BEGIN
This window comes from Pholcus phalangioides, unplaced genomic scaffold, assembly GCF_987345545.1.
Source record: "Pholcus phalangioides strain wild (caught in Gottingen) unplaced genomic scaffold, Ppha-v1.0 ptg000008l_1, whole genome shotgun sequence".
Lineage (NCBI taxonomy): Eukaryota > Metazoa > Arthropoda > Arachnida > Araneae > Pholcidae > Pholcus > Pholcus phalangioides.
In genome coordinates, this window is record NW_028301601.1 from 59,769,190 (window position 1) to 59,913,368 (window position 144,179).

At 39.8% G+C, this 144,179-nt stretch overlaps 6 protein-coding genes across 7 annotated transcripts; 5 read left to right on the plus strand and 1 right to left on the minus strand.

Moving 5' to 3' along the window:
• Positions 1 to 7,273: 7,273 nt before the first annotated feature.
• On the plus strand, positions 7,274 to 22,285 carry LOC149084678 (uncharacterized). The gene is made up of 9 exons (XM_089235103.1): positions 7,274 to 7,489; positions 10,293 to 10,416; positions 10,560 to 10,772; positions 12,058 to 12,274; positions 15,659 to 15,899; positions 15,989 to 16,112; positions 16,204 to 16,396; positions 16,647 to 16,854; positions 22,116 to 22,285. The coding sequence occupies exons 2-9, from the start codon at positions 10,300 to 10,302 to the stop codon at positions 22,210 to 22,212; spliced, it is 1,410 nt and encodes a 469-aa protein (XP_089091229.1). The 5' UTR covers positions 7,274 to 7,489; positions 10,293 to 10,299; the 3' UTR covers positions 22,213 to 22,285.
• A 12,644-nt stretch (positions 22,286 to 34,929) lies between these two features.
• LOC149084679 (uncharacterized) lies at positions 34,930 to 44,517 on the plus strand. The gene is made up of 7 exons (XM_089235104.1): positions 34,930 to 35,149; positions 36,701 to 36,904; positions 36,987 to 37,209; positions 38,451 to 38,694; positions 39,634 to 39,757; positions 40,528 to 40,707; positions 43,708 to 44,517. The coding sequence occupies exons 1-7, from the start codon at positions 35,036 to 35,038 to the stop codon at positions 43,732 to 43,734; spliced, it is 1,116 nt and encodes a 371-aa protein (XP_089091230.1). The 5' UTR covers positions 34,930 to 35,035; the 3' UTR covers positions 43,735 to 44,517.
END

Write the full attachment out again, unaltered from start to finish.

This window comes from Pholcus phalangioides, unplaced genomic scaffold, assembly GCF_987345545.1.
Source record: "Pholcus phalangioides strain wild (caught in Gottingen) unplaced genomic scaffold, Ppha-v1.0 ptg000008l_1, whole genome shotgun sequence".
Lineage (NCBI taxonomy): Eukaryota > Metazoa > Arthropoda > Arachnida > Araneae > Pholcidae > Pholcus > Pholcus phalangioides.
In genome coordinates, this window is record NW_028301601.1 from 59,769,190 (window position 1) to 59,913,368 (window position 144,179).

At 39.8% G+C, this 144,179-nt stretch overlaps 6 protein-coding genes across 7 annotated transcripts; 5 read left to right on the plus strand and 1 right to left on the minus strand.

Moving 5' to 3' along the window:
• Positions 1 to 7,273: 7,273 nt before the first annotated feature.
• On the plus strand, positions 7,274 to 22,285 carry LOC149084678 (uncharacterized). The gene is made up of 9 exons (XM_089235103.1): positions 7,274 to 7,489; positions 10,293 to 10,416; positions 10,560 to 10,772; positions 12,058 to 12,274; positions 15,659 to 15,899; positions 15,989 to 16,112; positions 16,204 to 16,396; positions 16,647 to 16,854; positions 22,116 to 22,285. The coding sequence occupies exons 2-9, from the start codon at positions 10,300 to 10,302 to the stop codon at positions 22,210 to 22,212; spliced, it is 1,410 nt and encodes a 469-aa protein (XP_089091229.1). The 5' UTR covers positions 7,274 to 7,489; positions 10,293 to 10,299; the 3' UTR covers positions 22,213 to 22,285.
• A 12,644-nt stretch (positions 22,286 to 34,929) lies between these two features.
• LOC149084679 (uncharacterized) lies at positions 34,930 to 44,517 on the plus strand. The gene is made up of 7 exons (XM_089235104.1): positions 34,930 to 35,149; positions 36,701 to 36,904; positions 36,987 to 37,209; positions 38,451 to 38,694; positions 39,634 to 39,757; positions 40,528 to 40,707; positions 43,708 to 44,517. The coding sequence occupies exons 1-7, from the start codon at positions 35,036 to 35,038 to the stop codon at positions 43,732 to 43,734; spliced, it is 1,116 nt and encodes a 371-aa protein (XP_089091230.1). The 5' UTR covers positions 34,930 to 35,035; the 3' UTR covers positions 43,735 to 44,517.